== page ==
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By SLUMDOG MILLIONAIRE PLUCKS THE HEARTSTRINGS, COAXING LAUGHTER AND SOBS OUT OF SWEET, SOUR AND FALSE NOTES MANOHLA DARGIS (NEW YORK TIMES NEWS SERVICE)
  • Published 24.01.09
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A gaudy, gorgeous rush of colour, sound and motion, Slumdog Millionaire, the latest from the British shape-shifter Danny Boyle, doesn’t travel through the lower depths, it giddily bounces from one horror to the next. A modern fairytale about a pauper angling to become a prince, this sensory blowout largely takes place amid the squalor of Mumbai, where lost children and dogs sift through trash so fetid you swear you can smell the discarded mango as well as its peel, or could if the film weren’t already hurtling through another picturesque gutter.

Boyle, who first stormed the British movie scene in the mid-1990s with flashy entertainments like Shallow Grave and Trainspotting, has a flair for the outré. Few other directors could turn a heroin addict rummaging inside a rank toilet bowl into a surrealistic underwater reverie, as he does in Trainspotting, and fewer still could do so while holding onto the character’s basic humanity. The addict, played by Ewan McGregor, emerges from his repulsive splish-splashing with a near-beatific smile (having successfully retrieved some pills), a terrible if darkly funny image that turns out to have been representative not just of Boyle’s bent humour but also of his worldview: better to swim than to sink.

Swimming comes naturally to Jamal (the British actor Dev Patel in his feature-film debut), who earns a living as a chai-wallah serving fragrant tea to call-centre workers in Mumbai and who, after a series of alternating exhilarating and unnerving adventures, has landed in the hot seat on the television game show Who Wants to Be a Millionaire.

Yet while the story opens with Jamal on the verge of grabbing the big prize, Simon Beaufoy’s cleverly kinked screenplay, adapted from a novel by Vikas Swarup, embraces a fluid view of time and space, effortlessly shuttling between the young contestant’s past and his present, his childhood spaces and grown-up times. Here, narrative doesn’t begin and end: it flows and eddies — just like life.

By all rights the texture of Jamal’s life should have been brutally coarsened by tragedy and poverty by the time he makes a grab for the television jackpot. But because Slumdog Millionaire is self-consciously (perhaps commercially) framed as a contemporary fairy tale cum love story, or because Boyle leans toward the sanguine, this proves to be one of the most upbeat stories about living in hell imaginable.

It’s a life that begins in a vast, vibrant, sun-soaked, jampacked ghetto, a kaleidoscopic city of flimsy shacks and struggling humanity and takes an abrupt, cruel turn when Jamal (Ayush Mahesh Khedekar), then an exuberant 7, and his cagier brother, Salim (Azharuddin Mohammed Ismail), witness the murder of their mother (Sanchita Choudhary) by marauding fanatics armed with anti-Muslim epithets and clubs.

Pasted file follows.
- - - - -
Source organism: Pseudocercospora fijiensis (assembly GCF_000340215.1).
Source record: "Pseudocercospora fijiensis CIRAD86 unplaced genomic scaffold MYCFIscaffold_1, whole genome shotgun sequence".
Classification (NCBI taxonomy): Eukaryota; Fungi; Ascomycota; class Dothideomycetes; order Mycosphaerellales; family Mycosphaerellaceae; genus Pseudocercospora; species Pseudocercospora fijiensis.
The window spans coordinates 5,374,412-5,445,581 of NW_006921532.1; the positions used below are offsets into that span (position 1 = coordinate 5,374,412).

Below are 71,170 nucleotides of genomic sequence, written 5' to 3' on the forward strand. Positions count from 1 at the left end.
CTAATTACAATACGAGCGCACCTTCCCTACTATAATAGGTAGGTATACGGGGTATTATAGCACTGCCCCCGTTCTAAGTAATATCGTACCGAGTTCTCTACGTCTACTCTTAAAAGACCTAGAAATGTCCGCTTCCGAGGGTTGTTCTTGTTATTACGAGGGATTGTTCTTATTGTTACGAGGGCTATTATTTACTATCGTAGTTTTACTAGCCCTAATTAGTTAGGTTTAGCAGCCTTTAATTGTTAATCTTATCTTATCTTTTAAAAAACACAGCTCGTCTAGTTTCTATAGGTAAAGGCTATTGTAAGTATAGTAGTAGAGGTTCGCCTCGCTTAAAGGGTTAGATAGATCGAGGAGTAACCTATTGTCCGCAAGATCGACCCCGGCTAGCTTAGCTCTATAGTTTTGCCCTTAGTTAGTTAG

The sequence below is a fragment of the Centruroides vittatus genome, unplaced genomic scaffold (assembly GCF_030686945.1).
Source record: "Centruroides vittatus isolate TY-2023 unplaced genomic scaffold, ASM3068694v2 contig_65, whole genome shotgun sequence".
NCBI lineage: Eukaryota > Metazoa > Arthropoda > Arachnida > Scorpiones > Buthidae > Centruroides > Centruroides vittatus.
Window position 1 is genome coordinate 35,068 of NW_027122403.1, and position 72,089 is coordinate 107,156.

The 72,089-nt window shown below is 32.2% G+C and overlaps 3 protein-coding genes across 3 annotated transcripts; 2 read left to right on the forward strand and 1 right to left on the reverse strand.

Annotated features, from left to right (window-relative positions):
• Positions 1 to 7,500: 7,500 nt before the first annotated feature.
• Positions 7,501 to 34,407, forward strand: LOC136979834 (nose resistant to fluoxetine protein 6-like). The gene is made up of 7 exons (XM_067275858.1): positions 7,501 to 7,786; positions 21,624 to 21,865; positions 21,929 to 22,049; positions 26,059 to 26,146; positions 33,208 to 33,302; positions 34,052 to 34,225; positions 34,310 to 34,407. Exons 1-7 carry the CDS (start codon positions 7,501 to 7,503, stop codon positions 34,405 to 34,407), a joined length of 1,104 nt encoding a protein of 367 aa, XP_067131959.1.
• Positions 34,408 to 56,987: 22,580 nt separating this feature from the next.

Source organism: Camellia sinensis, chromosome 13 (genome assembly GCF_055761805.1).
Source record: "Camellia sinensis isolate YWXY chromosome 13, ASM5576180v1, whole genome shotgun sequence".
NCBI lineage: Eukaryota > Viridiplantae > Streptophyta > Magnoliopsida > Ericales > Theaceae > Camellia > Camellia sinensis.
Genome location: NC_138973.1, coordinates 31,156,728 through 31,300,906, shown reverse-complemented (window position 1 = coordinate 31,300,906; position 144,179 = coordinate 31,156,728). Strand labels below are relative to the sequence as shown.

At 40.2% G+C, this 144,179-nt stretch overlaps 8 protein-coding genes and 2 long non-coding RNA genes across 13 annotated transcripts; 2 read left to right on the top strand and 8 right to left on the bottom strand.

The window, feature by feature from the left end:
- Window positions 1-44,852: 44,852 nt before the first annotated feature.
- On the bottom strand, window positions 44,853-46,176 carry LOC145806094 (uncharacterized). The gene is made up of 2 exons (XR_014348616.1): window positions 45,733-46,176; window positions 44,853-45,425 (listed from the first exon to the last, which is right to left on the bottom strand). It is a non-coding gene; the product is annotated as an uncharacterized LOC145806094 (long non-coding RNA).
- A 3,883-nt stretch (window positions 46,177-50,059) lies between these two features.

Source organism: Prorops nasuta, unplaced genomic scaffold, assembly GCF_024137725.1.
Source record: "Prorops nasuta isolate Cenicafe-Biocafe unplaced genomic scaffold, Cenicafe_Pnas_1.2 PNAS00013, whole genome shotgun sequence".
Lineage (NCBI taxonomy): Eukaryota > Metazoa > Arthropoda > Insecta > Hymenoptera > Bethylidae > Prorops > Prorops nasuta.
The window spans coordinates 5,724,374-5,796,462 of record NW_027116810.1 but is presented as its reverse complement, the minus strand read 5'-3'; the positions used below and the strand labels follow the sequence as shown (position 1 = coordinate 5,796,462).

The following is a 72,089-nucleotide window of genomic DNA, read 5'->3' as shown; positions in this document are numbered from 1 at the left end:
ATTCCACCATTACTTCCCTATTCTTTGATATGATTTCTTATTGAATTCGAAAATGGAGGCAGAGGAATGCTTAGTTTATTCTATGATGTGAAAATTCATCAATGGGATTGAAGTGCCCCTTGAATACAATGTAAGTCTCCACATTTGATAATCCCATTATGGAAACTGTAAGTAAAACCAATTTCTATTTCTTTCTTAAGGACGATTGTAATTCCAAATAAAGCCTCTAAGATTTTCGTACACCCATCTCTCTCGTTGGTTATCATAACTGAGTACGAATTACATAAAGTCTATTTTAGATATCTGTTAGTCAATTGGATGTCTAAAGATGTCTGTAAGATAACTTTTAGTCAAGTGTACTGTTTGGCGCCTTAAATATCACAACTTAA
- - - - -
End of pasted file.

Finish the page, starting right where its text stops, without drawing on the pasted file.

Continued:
Cast into the larger, uncaring world along with another new orphan, a shy beauty named Latika (Rubina Ali plays the child, Freida Pinto the teenager), the three children make their way from one refuge to another before falling prey to a villain whose exploitation pushes the story to the edge of the unspeakable.

Although there’s something undeniably fascinating, or at least watchable, about this ghastly interlude — the young actors are very appealing and sympathetic, and the images are invariably pleasing even when they shouldn’t be — it’s unsettling to watch these young characters and, by extension, the young nonprofessionals playing them enact such a pantomime. It doesn’t help even if you remember that Jamal makes it out alive long enough to have his 15 televised minutes.

It’s hard to hold onto any reservations in the face of Boyle’s resolutely upbeat pitch and seductive visual style. Beautifully shot with great sensitivity to colour by the cinematographer Anthony Dod Mantel, in both film and digital video, Slumdog Millionaire makes for a better viewing experience than it does for a reflective one.

It’s an undeniably attractive package, a seamless mixture of thrills and tears, armchair tourism (the Taj Mahal makes a guest appearance during a sprightly interlude) and crackerjack professionalism. Both the reliably great Irrfan Khan (A Mighty Heart), as a sadistic detective, and the Bollywood star Anil Kapoor, as the preening game-show host, run circles around the young Patel, an agreeable enough if vague centrepiece to all this coordinated, insistently happy chaos.

In the end, what gives me reluctant pause about this bright, cheery, hard-to-resist movie is that its joyfulness feels more like a filmmaker’s calculation than an honest cry from the heart about the human spirit (or, better yet, a moral tale).

In the past Boyle has managed to wring giggles out of murder (Shallow Grave) and addiction (Trainspotting), and invest even the apocalypse with a certain joie de vivre (the excellent zombie flick 28 Days Later). He’s a blithely glib entertainer who can dazzle you with technique and, on occasion, blindside you with emotion, as he does in his underrated children’s movie, Millions.

He plucked my heartstrings in Slumdog Millionaire with well-practised dexterity, coaxing laughter and sobs out of each sweet, sour and false note.

Did you like/not like Slumdog Millionaire? Tell t2@abpmail.com